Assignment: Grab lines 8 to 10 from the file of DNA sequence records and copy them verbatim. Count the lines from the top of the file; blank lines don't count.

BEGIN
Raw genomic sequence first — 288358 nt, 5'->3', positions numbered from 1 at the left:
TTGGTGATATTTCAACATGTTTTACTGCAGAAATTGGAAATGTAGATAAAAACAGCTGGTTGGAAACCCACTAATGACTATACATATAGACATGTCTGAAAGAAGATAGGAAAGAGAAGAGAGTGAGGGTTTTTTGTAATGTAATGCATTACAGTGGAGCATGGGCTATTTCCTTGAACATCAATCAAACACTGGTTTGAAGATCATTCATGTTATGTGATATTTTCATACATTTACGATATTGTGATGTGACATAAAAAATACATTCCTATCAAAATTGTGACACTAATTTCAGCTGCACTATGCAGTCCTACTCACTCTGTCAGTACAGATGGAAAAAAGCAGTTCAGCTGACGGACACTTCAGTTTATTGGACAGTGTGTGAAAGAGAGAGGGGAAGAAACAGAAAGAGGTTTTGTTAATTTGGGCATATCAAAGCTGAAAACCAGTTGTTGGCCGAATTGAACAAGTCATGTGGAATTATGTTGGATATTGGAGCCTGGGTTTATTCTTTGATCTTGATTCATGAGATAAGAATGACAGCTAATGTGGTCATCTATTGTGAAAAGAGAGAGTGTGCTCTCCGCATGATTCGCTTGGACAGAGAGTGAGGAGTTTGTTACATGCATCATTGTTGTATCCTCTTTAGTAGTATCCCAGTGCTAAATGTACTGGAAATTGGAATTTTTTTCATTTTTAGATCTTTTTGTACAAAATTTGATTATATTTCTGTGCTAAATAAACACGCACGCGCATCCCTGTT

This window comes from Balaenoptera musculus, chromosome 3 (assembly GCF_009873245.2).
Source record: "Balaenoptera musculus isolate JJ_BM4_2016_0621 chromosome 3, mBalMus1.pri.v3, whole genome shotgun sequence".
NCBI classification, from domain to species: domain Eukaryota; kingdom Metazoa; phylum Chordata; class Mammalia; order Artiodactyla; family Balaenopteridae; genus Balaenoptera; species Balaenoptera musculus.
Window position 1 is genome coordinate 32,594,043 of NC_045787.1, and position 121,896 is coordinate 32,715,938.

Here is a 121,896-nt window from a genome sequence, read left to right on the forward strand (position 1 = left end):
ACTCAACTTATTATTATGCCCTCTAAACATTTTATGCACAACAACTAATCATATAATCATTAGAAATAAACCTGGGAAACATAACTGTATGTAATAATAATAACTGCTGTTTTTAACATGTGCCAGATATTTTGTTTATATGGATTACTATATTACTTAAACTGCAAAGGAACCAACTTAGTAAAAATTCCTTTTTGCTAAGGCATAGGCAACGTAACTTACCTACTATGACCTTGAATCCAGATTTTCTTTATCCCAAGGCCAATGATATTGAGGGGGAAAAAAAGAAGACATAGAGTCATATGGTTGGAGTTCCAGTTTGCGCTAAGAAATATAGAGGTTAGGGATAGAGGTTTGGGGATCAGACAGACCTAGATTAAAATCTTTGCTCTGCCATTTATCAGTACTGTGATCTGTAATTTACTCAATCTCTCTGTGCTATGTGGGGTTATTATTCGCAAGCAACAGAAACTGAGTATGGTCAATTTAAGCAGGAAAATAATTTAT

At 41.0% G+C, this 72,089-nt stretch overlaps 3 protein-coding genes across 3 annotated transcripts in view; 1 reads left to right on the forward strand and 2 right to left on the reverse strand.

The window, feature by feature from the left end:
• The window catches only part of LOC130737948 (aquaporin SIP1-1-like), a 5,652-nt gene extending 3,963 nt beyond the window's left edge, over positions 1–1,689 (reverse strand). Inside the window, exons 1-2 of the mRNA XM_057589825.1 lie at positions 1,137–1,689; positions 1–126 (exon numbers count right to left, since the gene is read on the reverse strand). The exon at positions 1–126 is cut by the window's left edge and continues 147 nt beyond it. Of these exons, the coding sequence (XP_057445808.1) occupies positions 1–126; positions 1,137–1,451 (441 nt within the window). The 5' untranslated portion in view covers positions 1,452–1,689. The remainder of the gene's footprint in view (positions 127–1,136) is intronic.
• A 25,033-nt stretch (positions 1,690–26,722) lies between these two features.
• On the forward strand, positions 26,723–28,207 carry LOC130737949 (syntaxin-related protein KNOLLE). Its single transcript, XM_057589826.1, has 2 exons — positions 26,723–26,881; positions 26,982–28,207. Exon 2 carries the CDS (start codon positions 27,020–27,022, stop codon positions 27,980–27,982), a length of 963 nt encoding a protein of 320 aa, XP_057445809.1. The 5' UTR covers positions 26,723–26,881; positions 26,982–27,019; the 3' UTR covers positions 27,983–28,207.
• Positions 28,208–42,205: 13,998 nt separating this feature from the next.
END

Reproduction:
ACTCAACTTATTATTATGCCCTCTAAACATTTTATGCACAACAACTAATCATATAATCATTAGAAATAAACCTGGGAAACATAACTGTATGTAATAATAATAACTGCTGTTTTTAACATGTGCCAGATATTTTGTTTATATGGATTACTATATTACTTAAACTGCAAAGGAACCAACTTAGTAAAAATTCCTTTTTGCTAAGGCATAGGCAACGTAACTTACCTACTATGACCTTGAATCCAGATTTTCTTTATCCCAAGGCCAATGATATTGAGGGGGAAAAAAAGAAGACATAGAGTCATATGGTTGGAGTTCCAGTTTGCGCTAAGAAATATAGAGGTTAGGGATAGAGGTTTGGGGATCAGACAGACCTAGATTAAAATCTTTGCTCTGCCATTTATCAGTACTGTGATCTGTAATTTACTCAATCTCTCTGTGCTATGTGGGGTTATTATTCGCAAGCAACAGAAACTGAGTATGGTCAATTTAAGCAGGAAAATAATTTAT

At 41.0% G+C, this 72,089-nt stretch overlaps 3 protein-coding genes across 3 annotated transcripts in view; 1 reads left to right on the forward strand and 2 right to left on the reverse strand.

The window, feature by feature from the left end: